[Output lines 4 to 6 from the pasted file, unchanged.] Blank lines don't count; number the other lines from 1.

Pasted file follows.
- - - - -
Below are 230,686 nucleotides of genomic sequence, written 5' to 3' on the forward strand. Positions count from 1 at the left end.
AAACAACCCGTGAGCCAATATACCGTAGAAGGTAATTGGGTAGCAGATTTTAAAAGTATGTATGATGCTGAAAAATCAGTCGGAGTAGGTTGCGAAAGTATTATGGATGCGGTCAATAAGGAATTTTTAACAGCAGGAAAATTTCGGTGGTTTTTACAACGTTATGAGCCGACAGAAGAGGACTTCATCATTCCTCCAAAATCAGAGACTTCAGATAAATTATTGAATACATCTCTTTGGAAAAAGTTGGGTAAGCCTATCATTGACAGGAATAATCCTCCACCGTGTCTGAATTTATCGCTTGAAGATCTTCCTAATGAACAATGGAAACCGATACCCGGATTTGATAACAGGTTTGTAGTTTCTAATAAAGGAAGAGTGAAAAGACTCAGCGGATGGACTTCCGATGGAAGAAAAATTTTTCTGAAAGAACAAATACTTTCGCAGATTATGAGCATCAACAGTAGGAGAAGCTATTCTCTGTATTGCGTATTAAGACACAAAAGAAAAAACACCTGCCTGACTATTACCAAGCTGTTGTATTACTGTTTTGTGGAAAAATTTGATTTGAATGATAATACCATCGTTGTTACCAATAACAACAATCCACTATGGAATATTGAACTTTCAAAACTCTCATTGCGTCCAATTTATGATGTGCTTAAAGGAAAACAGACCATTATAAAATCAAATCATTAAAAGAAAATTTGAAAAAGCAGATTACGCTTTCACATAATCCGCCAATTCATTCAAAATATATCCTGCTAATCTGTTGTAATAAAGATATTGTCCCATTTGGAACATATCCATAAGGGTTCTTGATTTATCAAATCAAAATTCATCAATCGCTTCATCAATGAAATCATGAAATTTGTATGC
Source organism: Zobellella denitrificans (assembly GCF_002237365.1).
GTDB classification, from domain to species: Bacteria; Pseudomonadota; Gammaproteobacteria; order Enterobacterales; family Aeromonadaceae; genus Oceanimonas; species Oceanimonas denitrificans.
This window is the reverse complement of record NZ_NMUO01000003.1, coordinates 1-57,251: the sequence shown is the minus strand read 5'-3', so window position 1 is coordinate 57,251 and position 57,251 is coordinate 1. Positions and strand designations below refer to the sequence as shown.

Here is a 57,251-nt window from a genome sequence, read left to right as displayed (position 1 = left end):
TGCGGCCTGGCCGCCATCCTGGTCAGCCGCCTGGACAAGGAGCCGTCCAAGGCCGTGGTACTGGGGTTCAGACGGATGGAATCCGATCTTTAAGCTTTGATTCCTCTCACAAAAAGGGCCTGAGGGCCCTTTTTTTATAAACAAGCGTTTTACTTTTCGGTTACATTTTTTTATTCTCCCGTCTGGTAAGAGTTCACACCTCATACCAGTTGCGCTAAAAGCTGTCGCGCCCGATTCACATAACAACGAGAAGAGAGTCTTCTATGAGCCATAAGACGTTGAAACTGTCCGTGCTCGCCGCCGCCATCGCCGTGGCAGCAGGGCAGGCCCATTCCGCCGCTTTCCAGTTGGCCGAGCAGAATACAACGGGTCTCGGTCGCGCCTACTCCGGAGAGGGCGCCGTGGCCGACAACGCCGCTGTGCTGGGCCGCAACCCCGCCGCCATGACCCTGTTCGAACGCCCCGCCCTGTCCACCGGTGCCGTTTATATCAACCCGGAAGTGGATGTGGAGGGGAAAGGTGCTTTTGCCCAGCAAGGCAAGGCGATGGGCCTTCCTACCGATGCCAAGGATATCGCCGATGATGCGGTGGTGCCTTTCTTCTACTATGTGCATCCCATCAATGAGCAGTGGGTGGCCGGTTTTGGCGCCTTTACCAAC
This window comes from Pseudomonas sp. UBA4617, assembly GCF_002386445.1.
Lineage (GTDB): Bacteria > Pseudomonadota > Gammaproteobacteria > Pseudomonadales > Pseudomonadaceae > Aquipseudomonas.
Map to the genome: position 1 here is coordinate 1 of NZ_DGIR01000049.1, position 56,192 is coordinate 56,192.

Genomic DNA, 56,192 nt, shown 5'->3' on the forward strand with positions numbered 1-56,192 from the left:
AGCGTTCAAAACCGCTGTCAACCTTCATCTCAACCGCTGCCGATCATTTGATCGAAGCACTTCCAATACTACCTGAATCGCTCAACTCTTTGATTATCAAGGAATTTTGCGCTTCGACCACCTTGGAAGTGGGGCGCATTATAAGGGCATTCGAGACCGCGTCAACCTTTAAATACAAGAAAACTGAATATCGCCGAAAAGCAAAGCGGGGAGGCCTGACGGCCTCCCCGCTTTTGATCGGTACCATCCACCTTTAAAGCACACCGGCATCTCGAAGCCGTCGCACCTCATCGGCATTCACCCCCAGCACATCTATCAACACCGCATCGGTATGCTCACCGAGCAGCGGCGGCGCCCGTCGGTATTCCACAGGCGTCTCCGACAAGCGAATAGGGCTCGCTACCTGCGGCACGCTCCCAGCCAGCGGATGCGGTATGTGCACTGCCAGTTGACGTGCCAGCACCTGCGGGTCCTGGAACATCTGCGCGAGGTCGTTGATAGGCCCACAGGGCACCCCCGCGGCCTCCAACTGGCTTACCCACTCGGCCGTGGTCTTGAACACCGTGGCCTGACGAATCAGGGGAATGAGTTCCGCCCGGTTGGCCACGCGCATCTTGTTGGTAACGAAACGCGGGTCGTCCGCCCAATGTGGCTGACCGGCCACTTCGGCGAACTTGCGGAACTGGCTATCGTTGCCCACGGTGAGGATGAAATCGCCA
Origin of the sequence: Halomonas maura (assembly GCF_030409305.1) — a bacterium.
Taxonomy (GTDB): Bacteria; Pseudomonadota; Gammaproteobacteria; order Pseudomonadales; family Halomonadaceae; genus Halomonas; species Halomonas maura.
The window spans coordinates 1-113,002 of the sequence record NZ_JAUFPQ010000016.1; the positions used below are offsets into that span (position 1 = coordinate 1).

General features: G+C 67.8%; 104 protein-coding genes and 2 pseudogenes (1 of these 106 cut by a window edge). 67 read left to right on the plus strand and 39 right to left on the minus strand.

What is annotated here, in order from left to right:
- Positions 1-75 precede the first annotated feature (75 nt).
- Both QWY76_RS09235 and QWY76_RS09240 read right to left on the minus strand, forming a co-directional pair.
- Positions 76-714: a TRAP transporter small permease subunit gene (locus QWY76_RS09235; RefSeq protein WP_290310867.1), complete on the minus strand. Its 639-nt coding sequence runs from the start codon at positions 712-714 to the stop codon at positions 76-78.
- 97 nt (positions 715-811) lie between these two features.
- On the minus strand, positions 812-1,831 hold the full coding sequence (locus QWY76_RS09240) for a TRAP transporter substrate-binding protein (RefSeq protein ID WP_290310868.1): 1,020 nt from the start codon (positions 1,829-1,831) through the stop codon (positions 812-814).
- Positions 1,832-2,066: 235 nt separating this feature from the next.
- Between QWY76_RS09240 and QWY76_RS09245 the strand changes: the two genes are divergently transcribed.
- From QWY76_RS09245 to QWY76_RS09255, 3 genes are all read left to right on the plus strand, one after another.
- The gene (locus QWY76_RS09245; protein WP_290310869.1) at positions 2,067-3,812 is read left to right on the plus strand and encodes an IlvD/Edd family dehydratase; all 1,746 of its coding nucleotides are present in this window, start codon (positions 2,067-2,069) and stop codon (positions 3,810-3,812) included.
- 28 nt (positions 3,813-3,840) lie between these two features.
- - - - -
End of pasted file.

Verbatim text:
GTDB classification, from domain to species: Bacteria; Pseudomonadota; Gammaproteobacteria; order Enterobacterales; family Aeromonadaceae; genus Oceanimonas; species Oceanimonas denitrificans.
This window is the reverse complement of record NZ_NMUO01000003.1, coordinates 1-57,251: the sequence shown is the minus strand read 5'-3', so window position 1 is coordinate 57,251 and position 57,251 is coordinate 1. Positions and strand designations below refer to the sequence as shown.

Here is a 57,251-nt window from a genome sequence, read left to right as displayed (position 1 = left end):